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## Two-tailed t-test

Past data have shown that if the payphones at the airport are emptied every 14 days, the coin collectors will be 70% full on the average. The phone company tries to schedule the collection visits at 70% full because money is lost if the phones get full and unusable, but visiting the phones too frequently is also an expense. The company keeps data on fill amounts during collection, in case they need to increase or decrease collection frequency. During the last visit, suppose that 5 phones were 50%, 40%, 70%, 75%, and 45% full, respectively. Do you think the frequency of visits needs to be changed, or is this just chance variation?

It is important to note that an action will be made (i.e. increase or decrease visits) if the average fill shifts away from in either direction. Since we are looking for statistical evidence of an average shift in either direction, the appropriate hypotheses and test procedure are:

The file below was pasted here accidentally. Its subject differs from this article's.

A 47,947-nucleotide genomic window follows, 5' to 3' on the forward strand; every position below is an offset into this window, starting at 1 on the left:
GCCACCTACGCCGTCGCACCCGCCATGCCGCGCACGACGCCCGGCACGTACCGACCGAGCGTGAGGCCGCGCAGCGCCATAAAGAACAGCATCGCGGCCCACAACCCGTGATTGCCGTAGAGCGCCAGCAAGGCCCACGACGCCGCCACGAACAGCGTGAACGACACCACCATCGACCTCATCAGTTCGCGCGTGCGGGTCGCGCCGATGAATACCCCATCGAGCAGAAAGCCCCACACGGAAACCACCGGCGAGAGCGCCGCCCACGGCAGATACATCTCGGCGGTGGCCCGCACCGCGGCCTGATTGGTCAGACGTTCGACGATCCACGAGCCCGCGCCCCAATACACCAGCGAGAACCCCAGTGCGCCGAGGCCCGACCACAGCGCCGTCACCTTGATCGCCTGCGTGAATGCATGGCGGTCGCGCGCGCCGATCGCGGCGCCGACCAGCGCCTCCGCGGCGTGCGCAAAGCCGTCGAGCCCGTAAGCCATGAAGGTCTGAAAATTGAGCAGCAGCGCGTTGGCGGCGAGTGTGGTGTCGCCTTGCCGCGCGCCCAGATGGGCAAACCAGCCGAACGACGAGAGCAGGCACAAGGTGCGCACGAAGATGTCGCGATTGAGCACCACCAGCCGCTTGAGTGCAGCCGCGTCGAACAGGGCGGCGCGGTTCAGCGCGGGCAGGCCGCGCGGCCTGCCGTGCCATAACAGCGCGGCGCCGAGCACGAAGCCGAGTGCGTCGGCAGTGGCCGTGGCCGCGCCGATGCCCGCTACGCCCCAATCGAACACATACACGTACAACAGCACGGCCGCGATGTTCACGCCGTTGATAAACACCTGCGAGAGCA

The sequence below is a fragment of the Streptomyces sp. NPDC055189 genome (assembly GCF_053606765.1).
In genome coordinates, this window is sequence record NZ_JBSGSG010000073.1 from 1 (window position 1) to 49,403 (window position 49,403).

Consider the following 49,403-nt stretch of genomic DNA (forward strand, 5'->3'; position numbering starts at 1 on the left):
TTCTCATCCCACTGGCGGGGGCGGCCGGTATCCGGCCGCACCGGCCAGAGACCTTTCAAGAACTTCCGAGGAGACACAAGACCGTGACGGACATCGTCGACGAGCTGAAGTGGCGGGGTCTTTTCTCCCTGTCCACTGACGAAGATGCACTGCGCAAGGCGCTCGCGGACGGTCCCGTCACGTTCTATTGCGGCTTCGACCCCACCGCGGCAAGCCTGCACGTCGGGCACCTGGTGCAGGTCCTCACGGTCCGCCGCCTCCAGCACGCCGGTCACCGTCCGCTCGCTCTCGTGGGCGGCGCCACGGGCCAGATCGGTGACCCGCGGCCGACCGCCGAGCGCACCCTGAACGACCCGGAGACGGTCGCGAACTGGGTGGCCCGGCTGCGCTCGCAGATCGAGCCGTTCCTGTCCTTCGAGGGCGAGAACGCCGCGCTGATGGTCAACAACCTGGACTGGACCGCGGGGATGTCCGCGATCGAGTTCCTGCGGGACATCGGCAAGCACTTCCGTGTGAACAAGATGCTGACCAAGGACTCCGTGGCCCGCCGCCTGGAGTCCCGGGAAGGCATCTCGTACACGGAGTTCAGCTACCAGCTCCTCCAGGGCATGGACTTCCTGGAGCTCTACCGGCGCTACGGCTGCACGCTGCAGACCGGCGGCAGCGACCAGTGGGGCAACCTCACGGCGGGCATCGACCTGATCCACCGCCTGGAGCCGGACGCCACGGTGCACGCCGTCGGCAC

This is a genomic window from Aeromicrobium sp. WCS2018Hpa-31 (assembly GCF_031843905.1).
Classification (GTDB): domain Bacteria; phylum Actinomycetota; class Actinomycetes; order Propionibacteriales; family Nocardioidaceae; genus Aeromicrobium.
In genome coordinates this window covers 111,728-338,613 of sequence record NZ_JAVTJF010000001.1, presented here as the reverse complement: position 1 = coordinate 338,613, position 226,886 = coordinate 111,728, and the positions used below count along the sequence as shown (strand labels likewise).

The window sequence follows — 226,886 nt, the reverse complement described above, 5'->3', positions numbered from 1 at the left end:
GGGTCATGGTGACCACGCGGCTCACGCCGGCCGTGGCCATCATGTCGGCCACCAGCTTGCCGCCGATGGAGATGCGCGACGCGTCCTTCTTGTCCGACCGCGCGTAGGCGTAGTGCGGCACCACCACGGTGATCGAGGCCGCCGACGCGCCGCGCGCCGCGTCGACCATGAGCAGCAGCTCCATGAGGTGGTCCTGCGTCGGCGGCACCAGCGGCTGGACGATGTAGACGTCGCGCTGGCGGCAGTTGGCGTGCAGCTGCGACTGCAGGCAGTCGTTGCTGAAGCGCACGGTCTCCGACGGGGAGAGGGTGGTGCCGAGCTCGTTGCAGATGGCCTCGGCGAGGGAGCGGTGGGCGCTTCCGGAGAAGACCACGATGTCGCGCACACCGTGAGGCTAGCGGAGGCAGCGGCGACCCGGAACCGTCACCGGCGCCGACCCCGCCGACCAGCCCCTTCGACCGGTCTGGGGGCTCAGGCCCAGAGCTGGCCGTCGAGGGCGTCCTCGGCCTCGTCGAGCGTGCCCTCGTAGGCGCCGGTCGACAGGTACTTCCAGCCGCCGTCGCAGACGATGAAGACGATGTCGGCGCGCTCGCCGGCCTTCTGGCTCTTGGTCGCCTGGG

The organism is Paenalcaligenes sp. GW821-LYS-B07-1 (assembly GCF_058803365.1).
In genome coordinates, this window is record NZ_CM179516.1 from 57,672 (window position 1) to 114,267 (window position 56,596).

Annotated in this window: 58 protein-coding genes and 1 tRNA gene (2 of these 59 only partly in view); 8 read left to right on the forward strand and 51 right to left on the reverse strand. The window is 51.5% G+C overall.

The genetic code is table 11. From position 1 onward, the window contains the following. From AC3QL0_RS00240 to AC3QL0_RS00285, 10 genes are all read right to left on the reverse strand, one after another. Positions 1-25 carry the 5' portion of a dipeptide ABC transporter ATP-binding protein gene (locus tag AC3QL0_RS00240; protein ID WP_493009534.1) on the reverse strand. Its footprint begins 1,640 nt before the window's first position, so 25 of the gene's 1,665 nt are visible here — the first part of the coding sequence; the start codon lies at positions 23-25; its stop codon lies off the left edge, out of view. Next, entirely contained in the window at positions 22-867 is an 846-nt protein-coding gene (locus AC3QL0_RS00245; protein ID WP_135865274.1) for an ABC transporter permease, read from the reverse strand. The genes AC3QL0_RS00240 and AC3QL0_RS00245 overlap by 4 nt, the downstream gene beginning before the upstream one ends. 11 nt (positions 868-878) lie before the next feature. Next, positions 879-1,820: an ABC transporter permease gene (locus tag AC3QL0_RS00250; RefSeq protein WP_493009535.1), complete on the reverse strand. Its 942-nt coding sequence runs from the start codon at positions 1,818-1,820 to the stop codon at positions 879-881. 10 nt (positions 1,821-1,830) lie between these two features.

1.
Hypotheses: versus
2.
Test Statistic:
3.
P-value: Presuming H0 is true, the likelihood of chance variation yielding a t-statistic more extreme than -2.01 on either side of 0 (since H1 direction is both high and low) is .11.

4.
Conclusion: Since P-value > .05, we do not reject H0. The sample does not provide enough evidence that the mean fill has shifted from 70%.

Summary of the two-tailed  t-test for :

versus
Test statistic:
P-value: Total area greater than |t| and less than -|t| under t-curve with n-1 degrees of freedom If t is far enough from 0 on either side (the direction of H1), the P-value will be small.
Conclusion: If P-value .05, we reject H0 with statistical significance. If P-value .01, we reject H0 with high statistical significance. If P-value>.05, we do not reject H0.

Next: The t-test is not Up: Test of Significance involving Previous: Upper-tailed t-test

2003-09-08